Isn't it funny how we get an idea about the world and simply don't let it go?
Last spring I went to Rwanda to participate in a community organizing seminar with leaders of the Lutheran Church of Rwanda. My friends and relatives weren't enthusiastic. "Is it safe?" they asked, remembering 1994 when a million people -- mostly Tutsis and moderate Hutus -- died at the hands of their neighbors.
It happened, of course. In Rwanda I saw evidence of brutality after brutality: in the Genocide Museum, our first stop; in the backs of trucks transporting prisoners charged with unspeakable acts; on walls pocked with bullet holes; on crosses and plaques remembering the slaughtered.
But I also met Rwandans who were proud of the way their country is healing its past. They told me how they pitch in on monthly national civic projects, participate in grass-roots reconciliation and take seriously Jesus' dictum to love their enemy.
John Rutsindintwarane, general secretary of the Lutheran Church of Rwanda, said: "Most African leaders think getting rid of the enemy is a solution, but it is very short term. Rwanda is taking the risk of integrating the enemy. The government's offer of return for the Hutus is unconditional."
Rwanda is changing, but our ideas aren't. It's time for us to engage in what Philip Knutson, ELCA regional program assistant for Southern Africa, calls "updating the slide show."
Remember the hot air blowing out of the projector, the dust motes dancing in the light beam, the scratches in the images we used to watch in the dark? The mental slide show I took with me to Rwanda was equally quaint. It suggested an Africa laden with problems, a country in which all good things come from outside.
Thanks to Rwandan Lutherans, my slide show now dances with images of resiliency and hope. I see them recognizing and using their gifts to build a clinic, repair a road and generate new sources of income for the church and its members. I hear them asking for investment, not charity, so they can leverage their gifts and create their own projects and solutions.
Slide shows can change. As a Chicagoan traveling internationally, I used to be greeted by people sticking out their fingers and saying "bang, bang." When the Chicago Bulls were NBA champions, Al Capone was eclipsed by Michael Jordan. Today the world's most famous Chicagoan is Oprah Winfrey, and the gangster slide is gone forever.
But not all slide shows change so easily. Paul's pre-Damascus slide show of Christians was so deeply part of him that he had to be blinded before he could recognize the new one.
And sometimes we don't want to change our slide shows. Images that diminish others while assigning ourselves the starring role are flattering and hard to give up. But when we interact with people from Africa based on those old images, we keep Africans and their countries trapped in a prison of negative ideas.
Take a look at your slide shows. In your global relationships, are you still looking at the past?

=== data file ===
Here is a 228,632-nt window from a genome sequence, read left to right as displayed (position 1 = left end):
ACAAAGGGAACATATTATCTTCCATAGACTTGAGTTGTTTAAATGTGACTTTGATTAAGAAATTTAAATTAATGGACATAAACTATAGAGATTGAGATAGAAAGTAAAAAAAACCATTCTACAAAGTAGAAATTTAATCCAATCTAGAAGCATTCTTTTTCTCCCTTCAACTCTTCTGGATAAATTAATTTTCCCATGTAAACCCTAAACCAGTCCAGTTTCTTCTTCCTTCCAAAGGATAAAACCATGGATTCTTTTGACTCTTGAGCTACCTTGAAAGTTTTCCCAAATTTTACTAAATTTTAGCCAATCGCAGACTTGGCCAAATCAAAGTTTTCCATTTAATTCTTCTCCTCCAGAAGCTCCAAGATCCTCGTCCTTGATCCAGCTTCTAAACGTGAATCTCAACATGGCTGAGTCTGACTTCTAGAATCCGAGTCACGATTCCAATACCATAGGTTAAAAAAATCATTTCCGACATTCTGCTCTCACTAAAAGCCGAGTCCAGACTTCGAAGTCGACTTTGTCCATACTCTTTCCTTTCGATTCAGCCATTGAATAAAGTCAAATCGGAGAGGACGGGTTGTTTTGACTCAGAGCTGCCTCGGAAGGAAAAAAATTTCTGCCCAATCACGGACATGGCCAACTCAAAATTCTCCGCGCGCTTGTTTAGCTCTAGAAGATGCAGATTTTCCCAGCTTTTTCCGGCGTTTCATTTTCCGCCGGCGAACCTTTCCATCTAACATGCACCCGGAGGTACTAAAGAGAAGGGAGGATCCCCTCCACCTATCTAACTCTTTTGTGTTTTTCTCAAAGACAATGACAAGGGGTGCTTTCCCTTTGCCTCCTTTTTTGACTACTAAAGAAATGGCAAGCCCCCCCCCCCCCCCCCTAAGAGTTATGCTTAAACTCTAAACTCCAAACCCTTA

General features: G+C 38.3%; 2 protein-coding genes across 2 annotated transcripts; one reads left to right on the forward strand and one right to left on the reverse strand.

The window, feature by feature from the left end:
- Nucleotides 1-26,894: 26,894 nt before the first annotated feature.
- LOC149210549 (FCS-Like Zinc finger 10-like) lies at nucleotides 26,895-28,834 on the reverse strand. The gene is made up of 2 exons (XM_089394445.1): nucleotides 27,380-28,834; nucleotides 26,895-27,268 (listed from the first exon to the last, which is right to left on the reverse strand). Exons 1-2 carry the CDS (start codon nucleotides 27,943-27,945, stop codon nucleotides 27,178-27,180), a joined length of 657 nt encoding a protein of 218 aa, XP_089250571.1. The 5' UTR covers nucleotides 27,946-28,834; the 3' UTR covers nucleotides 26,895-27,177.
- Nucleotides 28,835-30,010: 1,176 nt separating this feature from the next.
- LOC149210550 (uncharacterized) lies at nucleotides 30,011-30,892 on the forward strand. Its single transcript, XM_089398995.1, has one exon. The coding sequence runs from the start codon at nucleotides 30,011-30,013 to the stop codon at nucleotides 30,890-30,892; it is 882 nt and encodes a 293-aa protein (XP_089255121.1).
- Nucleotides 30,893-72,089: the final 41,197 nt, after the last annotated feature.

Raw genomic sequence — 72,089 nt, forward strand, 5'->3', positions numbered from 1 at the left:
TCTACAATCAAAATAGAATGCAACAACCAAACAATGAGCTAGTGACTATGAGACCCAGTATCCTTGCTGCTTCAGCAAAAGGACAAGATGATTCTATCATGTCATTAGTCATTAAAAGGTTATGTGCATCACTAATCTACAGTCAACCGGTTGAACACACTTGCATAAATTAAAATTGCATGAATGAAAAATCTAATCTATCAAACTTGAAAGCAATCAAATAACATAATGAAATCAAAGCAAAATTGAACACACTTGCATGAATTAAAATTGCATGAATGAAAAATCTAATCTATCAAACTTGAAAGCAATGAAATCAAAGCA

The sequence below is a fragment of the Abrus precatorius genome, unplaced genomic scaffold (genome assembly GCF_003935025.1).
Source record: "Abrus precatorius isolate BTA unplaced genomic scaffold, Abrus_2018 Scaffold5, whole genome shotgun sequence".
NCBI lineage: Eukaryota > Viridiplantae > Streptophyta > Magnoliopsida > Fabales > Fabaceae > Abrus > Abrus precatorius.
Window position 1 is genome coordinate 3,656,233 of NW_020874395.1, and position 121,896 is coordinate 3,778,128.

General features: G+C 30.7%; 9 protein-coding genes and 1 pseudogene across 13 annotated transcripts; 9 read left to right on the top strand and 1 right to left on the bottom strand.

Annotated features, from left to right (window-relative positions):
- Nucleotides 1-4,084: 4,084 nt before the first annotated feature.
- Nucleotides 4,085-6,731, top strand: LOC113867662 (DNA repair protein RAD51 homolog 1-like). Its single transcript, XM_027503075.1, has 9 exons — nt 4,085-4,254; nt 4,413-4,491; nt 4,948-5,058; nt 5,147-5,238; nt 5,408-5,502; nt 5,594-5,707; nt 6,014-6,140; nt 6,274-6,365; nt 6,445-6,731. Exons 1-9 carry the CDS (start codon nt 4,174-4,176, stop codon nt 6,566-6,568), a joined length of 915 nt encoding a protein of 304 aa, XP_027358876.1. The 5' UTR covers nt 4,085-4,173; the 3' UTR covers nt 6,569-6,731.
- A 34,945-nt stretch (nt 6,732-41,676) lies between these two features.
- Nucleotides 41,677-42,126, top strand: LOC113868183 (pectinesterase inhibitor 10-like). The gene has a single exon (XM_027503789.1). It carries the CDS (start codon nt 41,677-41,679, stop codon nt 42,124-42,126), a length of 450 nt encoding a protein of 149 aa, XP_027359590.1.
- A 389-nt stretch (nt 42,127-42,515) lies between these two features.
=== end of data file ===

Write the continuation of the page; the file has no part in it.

May the Spirit release us from old ways of seeing and open our hearts and minds to see the good gifts that abound in each one of us, everywhere.
This week's front page features:
The spirituality of being single: It offers us all insight into what it really means to be family.
Toward a more multicultural campus: ELCA colleges and universities work to increase ethnic diversity.
Augsburg students 'step up': College housing and counseling support students in recovery.
Ah, the old blessing of ... the traffic light? Maryland churchgoers have long lobbied for traffic signal.
Also: Letters: War in Iraq still controversial.
Also: My View: A fire in our church.
Also: Megachurch myths.
Read these articles on our front page > > >
Discuss college diversity:
Discuss college diversity with Rashaa Crawford, a student at California Lutheran University, Thousand Oaks (above right) and W. Kent Barnds (below right), vice president of enrollment at Augustana College, Rock Island, Ill.
Consider reading The Lutheran's article on how ELCA colleges and universities are working to increase ethnic diversity: "Toward a more multicultural campus ."This week on our blog:
In the article Crawford discusses how she chose to attend California Lutheran University and the accompanying culture shock of moving to the West Coast.
Barnds discusses Augustana's efforts to recruit students from the increasingly diverse Rock Island community.
Join the discussion...
Andrea Pohlmann asks "Do you believe?"
Kathleen Kastilahn (right) writes about her yearly reading retreat.
Julie Sevig blogs about her new book, Peanut Butter & Jelly Prayers.
Check out our blog > >>
Keep up with our guest blogger:
Justin Baxter (right), a student at Pacific Lutheran Seminary, is serving an internship at Resurrection Lutheran Church in Oakland, Calif.
He's keeping a journal of his internship at The Lutheran's Web site.
This week he writes about authenticity.
Read Justin's blog > >>
Tell us! Peace-sharing preferences:
A staff blog on The Lutheran's Web site about hugging vs. shaking hands during the sharing of peace resulted in 11 responses and an idea for a future story in the magazine. Share your opinion about sharing the peace — handshakes vs. hugging, comfort zones vs. uncomfortable zones.Communion age
Send your response to firstname.lastname@example.org by Nov. 16.
Or respond online > >>
In the "old days" first communion was tied to the rite of confirmation. Then the age of instruction and first communion was lowered, and today in many of our churches young children — even babies and toddlers — are served communion. "The Use of the Means of Grace," the ELCA's statement of word and sacrament, states that all the baptized are welcome to receive communion. Yet a range of opinions on a proper age exists. Share yours.
Send your response to email@example.com by Dec. 12.
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